Nonrecourse debt: What you need to know

Woman sitting on a sofa, working on her laptop and smilingImage: Woman sitting on a sofa, working on her laptop and smiling

In a Nutshell

With nonrecourse debt, you could lose your collateral if you default — but the lender can’t garnish your wages or levy your bank accounts.
Editorial Note: Intuit Credit Karma receives compensation from third-party advertisers, but that doesn’t affect our editors’ opinions. Our third-party advertisers don’t review, approve or endorse our editorial content. Information about financial products not offered on Credit Karma is collected independently. Our content is accurate to the best of our knowledge when posted.

What happens if you default on a loan? In many cases, lenders can try to recoup their losses by taking any collateral you put up, including going after your paycheck or bank account. But a specific type of loan limits what lenders can do to collect.

With “nonrecourse” debt, the lender can’t go beyond collecting collateral.

Let’s take a look at some of the key differences between recourse and nonrecourse debt, and what the implications can be for your assets.

Nonrecourse debt vs. recourse debt

When you need to borrow money, you may have multiple loan types to choose from. Most fall into two categories: secured and unsecured. With a secured debt, the loan is tied to an asset, or collateral, that lenders can seize if you default on the loan. Unsecured debts do not use property as collateral to back the loan.

Recourse debt

Both unsecured and secured personal loans can be recourse debt — meaning you’re assuming the risk and are personally liable. Depending on state law, if you default on a recourse loan your lender could try to collect the remaining amount owed, and in some cases they may be able to go after your wages or levy money from your bank account. For secured resource debts, if the collateral doesn’t cover the amount owed the lender could take additional actions to collect the remaining amount owed.

For example, assume you’ve taken out a recourse home equity loan for $200,000 and default on that loan, your lender can foreclose on your loan and sell your home (your collateral). If the sale only brings in $150,000, you’ll still owe the rest of the loan amount, or $50,000. With this type of loan, your lender could take further legal action, like filing a deficiency judgment, to try to recoup that difference.

Nonrecourse debt

Nonrecourse loans are a type of loan where the bank assumes more of the risk. With default of nonrecourse debt, after seizing any collateral the lender absorbs any unpaid balance.

If you take out a nonrecourse auto loan for $25,000 and can’t make your monthly auto loan payments, your car can be repossessed. But if your lender sells the car for $20,000 and you still owe $23,000 on the loan — you’re not liable for the $3,000 shortage.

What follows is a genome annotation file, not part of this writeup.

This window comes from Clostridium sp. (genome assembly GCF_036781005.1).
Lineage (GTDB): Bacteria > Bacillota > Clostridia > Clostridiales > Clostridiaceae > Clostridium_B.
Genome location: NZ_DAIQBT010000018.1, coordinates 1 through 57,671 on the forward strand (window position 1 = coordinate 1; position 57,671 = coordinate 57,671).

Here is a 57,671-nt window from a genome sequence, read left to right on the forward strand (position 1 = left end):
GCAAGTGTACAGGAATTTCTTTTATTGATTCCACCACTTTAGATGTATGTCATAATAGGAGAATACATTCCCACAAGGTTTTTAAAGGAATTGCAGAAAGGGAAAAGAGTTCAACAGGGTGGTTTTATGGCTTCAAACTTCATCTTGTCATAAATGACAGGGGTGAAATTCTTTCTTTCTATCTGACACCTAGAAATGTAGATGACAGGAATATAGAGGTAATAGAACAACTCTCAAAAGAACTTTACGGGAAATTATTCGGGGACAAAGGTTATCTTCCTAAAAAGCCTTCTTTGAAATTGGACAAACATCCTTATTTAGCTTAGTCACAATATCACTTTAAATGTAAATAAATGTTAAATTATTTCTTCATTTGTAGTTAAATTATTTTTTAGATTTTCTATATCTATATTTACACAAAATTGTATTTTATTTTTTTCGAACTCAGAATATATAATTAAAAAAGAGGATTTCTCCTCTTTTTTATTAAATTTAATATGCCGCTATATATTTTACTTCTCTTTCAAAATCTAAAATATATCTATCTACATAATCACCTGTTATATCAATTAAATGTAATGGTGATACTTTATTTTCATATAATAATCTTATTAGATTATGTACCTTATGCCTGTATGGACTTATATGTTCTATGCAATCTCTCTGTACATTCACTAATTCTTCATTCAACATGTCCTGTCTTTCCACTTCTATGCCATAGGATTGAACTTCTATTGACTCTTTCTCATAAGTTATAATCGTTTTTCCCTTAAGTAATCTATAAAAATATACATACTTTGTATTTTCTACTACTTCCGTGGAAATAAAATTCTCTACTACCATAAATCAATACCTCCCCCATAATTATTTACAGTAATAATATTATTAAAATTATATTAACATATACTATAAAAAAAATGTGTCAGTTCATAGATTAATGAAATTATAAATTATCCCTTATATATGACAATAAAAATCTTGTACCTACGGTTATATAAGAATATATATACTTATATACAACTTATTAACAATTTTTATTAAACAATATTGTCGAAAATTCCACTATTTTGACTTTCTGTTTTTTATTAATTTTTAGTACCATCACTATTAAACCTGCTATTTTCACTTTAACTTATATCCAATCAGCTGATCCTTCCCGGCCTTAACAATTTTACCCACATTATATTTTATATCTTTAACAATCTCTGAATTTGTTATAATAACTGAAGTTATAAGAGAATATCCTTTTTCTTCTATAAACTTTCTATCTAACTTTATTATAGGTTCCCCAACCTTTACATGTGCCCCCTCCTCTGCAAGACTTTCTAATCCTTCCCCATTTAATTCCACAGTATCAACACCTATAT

In this case, your lender would not be able to file a deficiency judgment for that $3,000 difference. Instead, they’d simply swallow the loss.

Recourse and nonrecourse debt laws vary by state

Whether your debt is recourse or nonrecourse can depend on where you live, depending on state law.

In some states, certain loans are required to be provided as nonrecourse debt. For example, a state could require that all mortgages are nonrecourse debt. In these states, lenders aren’t allowed to pursue a deficiency judgment after collateral has been seized.

Qualifying for nonrecourse debt

Because nonrecourse debt puts more financial responsibility on the lender, qualifying for this type of debt can be harder — you may need high credit scores and a lower loan-to-value ratio. The interest rates on nonrecourse loans may also be higher to further compensate for the extra risk.

Check with your lender to see if it has a preapproval process for nonrecourse loans.

You may also want to consider meeting with a credit counselor. Check out our guide to credit counseling to learn more about whether it’s something that might help you.

Tax implications of nonrecourse debt

Depending on the kind of loan you have, you may still owe taxes on a portion of it if you default. The IRS treats recourse and nonrecourse debt differently.

For example, if part of your loan was canceled or forgiven, the IRS may view the canceled or forgiven amount as taxable income. But if the debt that was canceled or forgiven was nonrecourse, you’re in the clear from a tax perspective.

Using our home example from earlier, if your lender forgave the $50,000 deficiency on a recourse home loan, that $50,000 could be taxable. But in a nonrecourse situation where your lender cancels the remaining debt, you won’t have to pay taxes on it.

One other tax implication to note: If you’re dealing with a foreclosure and your lender sells your home for more than you owe, you might still owe tax on any gain from the sale.

What’s next?

If you live in a state that doesn’t require nonrecourse loans by law, you may want to check with your lender to see whether they’re offered.

For instance, if a bank wants you to personally guarantee a personal loan for your company, it could be a better financial move to look into getting a nonrecourse loan for your company instead. That way, you’re not putting your own personal assets at risk.

About the author: Clint Proctor is a freelance writer and founder of, where he writes about how students and millennials can win with money. When he’s away from his keyboard, he enjoys drinking coffee, traveling, obse… Read more.